Most people remember Jack Spector as one of the Good Guys at WMCA Radio in New York City. But Lance remembers Jack Spector from the late 1950's when he hosted the ALL REQUEST SHOW on WPTR in Albany, New York. Jack was one of the original FABULOUS FIVE which included morning man and drive time personality Paul Flanagan (6:00 until 9:00 and 3:00 until 6:00). Bill Hickok handled the late morning early afternoon slots (9:00 until 11:30 and 1:00 until 3:00). Jack Spector cover the lunch time and early evening (11:30 until 1:00 and 6:00 until 9:30). John Sherwood did the late night shift after Jack from 9:30 until midnight. And Gene O'Hare was "the keeper of the flame" who did his midnight to six show from the transmitter. All of this was under the watchful eye of Duncan Mounsey.
This recording was made in March of 1959 from the over-the-air signal reaching Burlington, Vermont. There are signal fades and adjacent channel interferrence. You'll hear George Sweeney with Action Central News, commercials for Tex Wooley and Wheat Chex, and the famous WPTR chime time. The recording was made with a Wilcox Gay tape recorder which used a permanent erase head. If the tape touched the erase head, that part of the tape got erased. Unfortunately, while rewinding, the tape would sometimes buckle and touch the erase head leave a blank spot on the recording causing the dropouts you hear.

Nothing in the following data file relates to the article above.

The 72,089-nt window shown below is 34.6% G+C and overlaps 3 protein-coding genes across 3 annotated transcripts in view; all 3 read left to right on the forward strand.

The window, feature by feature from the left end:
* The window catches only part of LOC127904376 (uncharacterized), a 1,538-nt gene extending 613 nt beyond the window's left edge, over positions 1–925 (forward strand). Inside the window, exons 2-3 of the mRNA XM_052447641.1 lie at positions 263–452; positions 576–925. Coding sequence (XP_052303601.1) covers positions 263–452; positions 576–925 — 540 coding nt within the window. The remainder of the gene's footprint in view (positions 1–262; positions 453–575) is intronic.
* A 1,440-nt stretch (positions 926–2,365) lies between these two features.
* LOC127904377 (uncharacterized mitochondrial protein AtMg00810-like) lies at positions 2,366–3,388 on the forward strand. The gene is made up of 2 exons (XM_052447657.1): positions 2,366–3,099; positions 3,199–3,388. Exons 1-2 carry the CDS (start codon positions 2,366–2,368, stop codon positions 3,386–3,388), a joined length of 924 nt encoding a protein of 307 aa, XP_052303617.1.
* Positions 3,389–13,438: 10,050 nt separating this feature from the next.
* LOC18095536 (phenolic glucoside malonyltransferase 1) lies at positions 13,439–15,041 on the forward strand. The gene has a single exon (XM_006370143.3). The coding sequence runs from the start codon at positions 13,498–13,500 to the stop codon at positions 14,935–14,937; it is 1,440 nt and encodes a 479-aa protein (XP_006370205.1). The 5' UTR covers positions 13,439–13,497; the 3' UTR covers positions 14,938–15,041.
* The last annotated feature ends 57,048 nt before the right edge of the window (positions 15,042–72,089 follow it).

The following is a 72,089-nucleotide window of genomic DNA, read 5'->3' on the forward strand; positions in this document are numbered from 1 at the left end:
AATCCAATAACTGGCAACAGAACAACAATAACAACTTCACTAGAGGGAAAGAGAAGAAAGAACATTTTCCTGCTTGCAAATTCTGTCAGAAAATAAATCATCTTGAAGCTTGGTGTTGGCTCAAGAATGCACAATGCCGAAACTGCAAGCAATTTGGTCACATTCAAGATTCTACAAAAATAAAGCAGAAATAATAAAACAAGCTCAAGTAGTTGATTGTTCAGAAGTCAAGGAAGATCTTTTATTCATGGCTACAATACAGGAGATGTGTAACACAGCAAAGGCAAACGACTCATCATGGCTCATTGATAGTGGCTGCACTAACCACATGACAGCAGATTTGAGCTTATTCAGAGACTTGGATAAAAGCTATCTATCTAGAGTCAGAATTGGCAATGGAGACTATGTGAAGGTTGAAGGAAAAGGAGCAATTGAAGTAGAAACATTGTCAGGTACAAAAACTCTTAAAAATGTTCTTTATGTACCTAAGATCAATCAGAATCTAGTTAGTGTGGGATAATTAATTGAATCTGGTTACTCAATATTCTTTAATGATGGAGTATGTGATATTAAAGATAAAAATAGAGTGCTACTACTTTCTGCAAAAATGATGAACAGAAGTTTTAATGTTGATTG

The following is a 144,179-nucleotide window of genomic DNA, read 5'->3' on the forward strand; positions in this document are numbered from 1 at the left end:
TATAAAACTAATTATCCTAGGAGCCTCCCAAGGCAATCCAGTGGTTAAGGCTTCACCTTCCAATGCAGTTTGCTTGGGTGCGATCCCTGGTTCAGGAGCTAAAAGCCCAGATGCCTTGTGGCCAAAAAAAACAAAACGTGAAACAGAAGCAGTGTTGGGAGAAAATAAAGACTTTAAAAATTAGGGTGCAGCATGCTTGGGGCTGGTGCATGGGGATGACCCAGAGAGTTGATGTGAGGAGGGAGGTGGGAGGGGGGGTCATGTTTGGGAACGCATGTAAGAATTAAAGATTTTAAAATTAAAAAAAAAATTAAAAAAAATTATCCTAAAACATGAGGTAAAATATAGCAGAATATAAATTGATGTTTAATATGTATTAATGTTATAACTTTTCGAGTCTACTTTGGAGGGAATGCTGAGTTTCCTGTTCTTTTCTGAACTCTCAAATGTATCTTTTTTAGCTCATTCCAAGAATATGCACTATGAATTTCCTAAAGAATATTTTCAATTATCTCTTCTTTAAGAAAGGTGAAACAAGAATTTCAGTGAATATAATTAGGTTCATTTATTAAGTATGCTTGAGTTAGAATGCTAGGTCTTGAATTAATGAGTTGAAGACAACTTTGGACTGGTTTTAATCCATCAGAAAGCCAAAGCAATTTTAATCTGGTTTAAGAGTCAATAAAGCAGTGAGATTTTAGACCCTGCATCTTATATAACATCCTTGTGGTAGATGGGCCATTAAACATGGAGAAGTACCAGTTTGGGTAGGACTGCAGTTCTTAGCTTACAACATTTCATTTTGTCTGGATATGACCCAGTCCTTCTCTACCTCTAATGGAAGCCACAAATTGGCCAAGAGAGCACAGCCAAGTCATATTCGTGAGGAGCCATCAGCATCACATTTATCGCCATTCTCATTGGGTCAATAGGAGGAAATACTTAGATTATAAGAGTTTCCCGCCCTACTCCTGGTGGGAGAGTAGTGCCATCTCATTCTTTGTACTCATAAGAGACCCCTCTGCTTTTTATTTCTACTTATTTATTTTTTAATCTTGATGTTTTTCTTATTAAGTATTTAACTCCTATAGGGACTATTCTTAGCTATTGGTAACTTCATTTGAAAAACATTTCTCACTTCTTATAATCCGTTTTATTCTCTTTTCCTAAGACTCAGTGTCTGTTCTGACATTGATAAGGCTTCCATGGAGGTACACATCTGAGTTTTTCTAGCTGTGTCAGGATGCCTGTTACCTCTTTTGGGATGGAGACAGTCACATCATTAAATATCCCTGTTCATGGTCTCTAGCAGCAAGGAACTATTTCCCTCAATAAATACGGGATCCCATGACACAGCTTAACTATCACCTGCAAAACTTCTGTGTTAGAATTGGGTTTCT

Two versions of this broadcast are offered here. Both have been adjust for speed and pitch. One version is the complete 55 minute broadcast, the other is a telescoped version of the same broadcast. Click one of the two streaming players below to listen to the version of the broadcast you wish to hear, or click on the Mp3 logo and download the Mp3 files to your computer.
This recording of The Jack Spector All Request Show may have an interesting future. Lance has written a movie called The Midnight Ride of Santa Claus which retells the legend of Santa Claus in a way that's never been known. One scene in the story has the helpers making and wrapping gifts for the sled while they are listenning to this broadcast from 1959.
Jack Spector died in March of 1994 of a heart attack while on the air doing a show on WHLI on Long Island, New York.
Click on the play button
to listen to the air check.
This air check appears to have been made in the fall of 1969. WTVB was a small town radio station that had no format, no jingle package, it didn't even have a program director! There was nothing to work with. Worse, Lance had to complete with THE BIG 8: CKLW. Still, with all of that going against him, Lance created an audience grabbing show with his humor, interesting stories and facts, and his entertaining brand of on-the-air record requests.
One evening in early summer of 1969, Lance and his wife, Dolores, visited their friends, Dean and Marion McMullen. Dean was a salesman at WTVB/WANG-FM where Lance worked. Marion (shown in the photo) worked at one of the beauty salons in Coldwater. During the visit, as a joke, Marion brought out her ukulele and began to sing Kitty Kitty in the style of Tiny Tim’s Tip Toe Through The Tulips. Lance recorded it on a cassette recorder he had with him.
The following day, Lance came up with the idea of playing Kitty Kitty on the air as if it were a real record that had just been released. To make the ploy more believable, he credited the song to Tootsy Tulip. Surprisingly, listeners actually thought this was a real recording. Some thought it was cute, others thought it was horrible. The merits of the song were even a hot topic of conversation at the beauty salon where Marion worked - but no one knew she was Tootsy Tulip.